Commentary: Financial Services: The Silent Engine

The boom in the finance sector shows up everywhere but in economic statistics. And that means growth has been understated

From the stock market to the mortgage market, financial-services industries rivet the attention of Americans. Yet the financial-services boom shows up everywhere but in the economic statistics. According to the official numbers from the Bureau of Economic Analysis (BEA), the output of the broad banking sector--banks plus related industries, such as nonbank credit-card issuers and mortgage bankers--has been flat since 1990 (chart). Measured output of the mutual-funds and investment industry is up, but still only accounts for about 1% of gross domestic product.

But the stagnation shown by the official data is very misleading: Virtually every real-world measure indicates that the output of financial services has actually exploded (charts). For example, consumer credit is up by some 60% over the past eight years, as credit cards become widely accepted in such places as grocery stores. Mortgage-refinancing applications are soaring, as the introduction of automated mortgage underwriting makes refinancing far cheaper and faster. The number of transactions at automated teller machines has almost doubled since 1990, even while the number of commercial bank offices and branches has actually increased by 11%. And perhaps most telling, the financial sector, which also includes insurance and real estate, has generated almost 18% of total corporate profits in the 1990s, up from only 11% in the 1980s--hardly the mark of a stagnant industry.

PRODUCTIVITY PARADOX. The undercounting of financial-services growth is critical for understanding what is really going on in the economy. For one, it means that economic growth in recent years has been underestimated. Based on academic and government research, the true growth rate in banking could be anywhere from 5 to 10 percentage points higher than the official numbers. Assuming this applies to related industries as well, it could add as much as 0.3 percentage points, or $25 billion, to GDP each year. It would also push productivity growth higher by about the same amount.

Moreover, the flawed data on financial-services output may help explain the so-called productivity paradox--the apparent inability of computers to boost productivity. In real life, technology clearly makes a big difference. For example, Mastercard International Inc. now can handle 8.3 billion transactions annually, double the 1994 volume, using only about 20% more workers, says William I. Jacobs, executive vice-president of global resources. Financial-services firms are among the biggest high-tech users, spending more than $60 billion annually on information technology, notes Jim Moore, financial-services-industry vice-president for the Gartner Group. Yet any productivity gains from such huge investments are not picked up by official numbers.

To be sure, the government's numbers are slowly improving. The Bureau of Labor Statistics just introduced a new price index for property-and-casualty insurance premiums, which will lead to better measures of real growth in the insurance industry. Over the next couple of years, better price and real growth statistics will come out for life insurance, investment banking, and mutual funds.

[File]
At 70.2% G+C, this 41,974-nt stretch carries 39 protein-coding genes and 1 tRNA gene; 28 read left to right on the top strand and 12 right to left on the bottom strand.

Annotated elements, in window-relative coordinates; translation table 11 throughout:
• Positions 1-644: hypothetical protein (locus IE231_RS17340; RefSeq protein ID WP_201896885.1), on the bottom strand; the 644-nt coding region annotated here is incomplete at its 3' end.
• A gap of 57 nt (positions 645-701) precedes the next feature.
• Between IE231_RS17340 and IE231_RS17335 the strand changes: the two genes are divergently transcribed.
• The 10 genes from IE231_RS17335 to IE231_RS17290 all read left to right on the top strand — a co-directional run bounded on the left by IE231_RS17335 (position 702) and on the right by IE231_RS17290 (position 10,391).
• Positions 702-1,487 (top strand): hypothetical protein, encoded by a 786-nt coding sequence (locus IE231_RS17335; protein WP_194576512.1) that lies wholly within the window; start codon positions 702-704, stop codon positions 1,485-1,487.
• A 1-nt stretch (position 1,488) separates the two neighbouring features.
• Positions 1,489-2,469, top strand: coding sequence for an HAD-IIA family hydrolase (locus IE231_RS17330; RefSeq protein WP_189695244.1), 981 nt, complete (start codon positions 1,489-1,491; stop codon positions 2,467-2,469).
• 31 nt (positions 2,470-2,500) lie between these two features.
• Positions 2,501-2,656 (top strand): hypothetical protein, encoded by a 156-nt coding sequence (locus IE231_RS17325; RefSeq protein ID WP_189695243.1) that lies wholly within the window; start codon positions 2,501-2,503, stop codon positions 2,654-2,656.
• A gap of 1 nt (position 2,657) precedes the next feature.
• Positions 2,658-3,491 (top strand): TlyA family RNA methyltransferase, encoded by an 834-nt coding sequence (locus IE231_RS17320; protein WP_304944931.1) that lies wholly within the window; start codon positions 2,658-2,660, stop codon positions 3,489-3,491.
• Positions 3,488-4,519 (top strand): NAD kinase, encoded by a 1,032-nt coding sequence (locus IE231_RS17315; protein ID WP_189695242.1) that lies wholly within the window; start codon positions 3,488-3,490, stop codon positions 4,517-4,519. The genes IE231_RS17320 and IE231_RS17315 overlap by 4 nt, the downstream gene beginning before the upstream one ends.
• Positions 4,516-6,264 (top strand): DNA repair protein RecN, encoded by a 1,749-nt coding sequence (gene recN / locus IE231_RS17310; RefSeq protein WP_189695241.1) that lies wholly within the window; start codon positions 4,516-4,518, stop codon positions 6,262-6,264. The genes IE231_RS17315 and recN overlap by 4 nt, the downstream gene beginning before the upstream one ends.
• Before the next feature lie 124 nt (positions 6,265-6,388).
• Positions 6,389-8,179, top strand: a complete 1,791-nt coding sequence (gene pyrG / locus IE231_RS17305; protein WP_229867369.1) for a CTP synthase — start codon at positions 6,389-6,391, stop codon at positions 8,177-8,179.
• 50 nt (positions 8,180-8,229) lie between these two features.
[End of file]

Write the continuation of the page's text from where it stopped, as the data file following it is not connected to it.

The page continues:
The data for the banking sector, however, are still a disaster. Right now, the BEA measures output growth of the broad banking sector by the number of employee hours worked in these industries. As a result, productivity--which is output divided by hours--is effectively defined to be flat.

"INCREDIBLE DISPUTE." Unfortunately, while almost everyone agrees that productivity is up sharply, there is no agreement on how to fix the numbers. "There's still an incredible dispute about how to measure the output of a simple bank that takes deposits and makes loans," says Jack E. Triplett, a former BEA chief economist now at The Brookings Institution. Some statisticians argue that loans provide the only output from banks, since deposits by themselves don't make money. Other economists find the idea that depositors don't receive services from holding their money in a bank to be ridiculous.

Moreover, much of the technology investment of recent years has gone into providing new services and products rather than cutting prices of existing ones. For example, rather than lowering costs by replacing branches with ATMs, as many analysts predicted in the early 1990s, banks have increased the number of both branches and ATMs. The result: increased customer convenience, which has a real and substantial value--but is very difficult for statisticians to measure.

There seems to be a fundamental ambivalence about the role of financial services in the economy. If Dell Computer Corp. sells more computers, that is taken as an unambiguous positive for the economy. But if banks issue more credit cards or make more loans, there is a fear that they are taking on too much risk that could threaten the health of the economy.

While it may be prudent to worry about banks assuming too much risk, that's not a good reason to omit their enormous growth from the numbers. Financial services are vital to growth--and they should be counted that way.

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